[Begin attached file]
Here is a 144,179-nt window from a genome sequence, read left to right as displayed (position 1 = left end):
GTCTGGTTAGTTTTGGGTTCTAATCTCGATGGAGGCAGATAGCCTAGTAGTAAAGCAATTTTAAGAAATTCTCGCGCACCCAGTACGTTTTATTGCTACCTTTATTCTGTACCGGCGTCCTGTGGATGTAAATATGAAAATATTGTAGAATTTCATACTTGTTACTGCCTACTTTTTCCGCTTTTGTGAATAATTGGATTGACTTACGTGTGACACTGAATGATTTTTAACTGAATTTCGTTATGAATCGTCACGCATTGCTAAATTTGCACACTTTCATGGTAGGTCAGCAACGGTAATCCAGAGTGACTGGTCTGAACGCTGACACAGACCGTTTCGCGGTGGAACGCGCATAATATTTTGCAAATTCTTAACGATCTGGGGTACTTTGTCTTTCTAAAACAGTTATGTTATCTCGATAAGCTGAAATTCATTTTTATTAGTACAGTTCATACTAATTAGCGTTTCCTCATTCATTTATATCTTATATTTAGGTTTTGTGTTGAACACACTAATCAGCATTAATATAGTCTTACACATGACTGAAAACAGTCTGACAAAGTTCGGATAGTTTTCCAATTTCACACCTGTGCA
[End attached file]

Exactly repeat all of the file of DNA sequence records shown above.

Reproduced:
Here is a 144,179-nt window from a genome sequence, read left to right as displayed (position 1 = left end):
GTCTGGTTAGTTTTGGGTTCTAATCTCGATGGAGGCAGATAGCCTAGTAGTAAAGCAATTTTAAGAAATTCTCGCGCACCCAGTACGTTTTATTGCTACCTTTATTCTGTACCGGCGTCCTGTGGATGTAAATATGAAAATATTGTAGAATTTCATACTTGTTACTGCCTACTTTTTCCGCTTTTGTGAATAATTGGATTGACTTACGTGTGACACTGAATGATTTTTAACTGAATTTCGTTATGAATCGTCACGCATTGCTAAATTTGCACACTTTCATGGTAGGTCAGCAACGGTAATCCAGAGTGACTGGTCTGAACGCTGACACAGACCGTTTCGCGGTGGAACGCGCATAATATTTTGCAAATTCTTAACGATCTGGGGTACTTTGTCTTTCTAAAACAGTTATGTTATCTCGATAAGCTGAAATTCATTTTTATTAGTACAGTTCATACTAATTAGCGTTTCCTCATTCATTTATATCTTATATTTAGGTTTTGTGTTGAACACACTAATCAGCATTAATATAGTCTTACACATGACTGAAAACAGTCTGACAAAGTTCGGATAGTTTTCCAATTTCACACCTGTGCA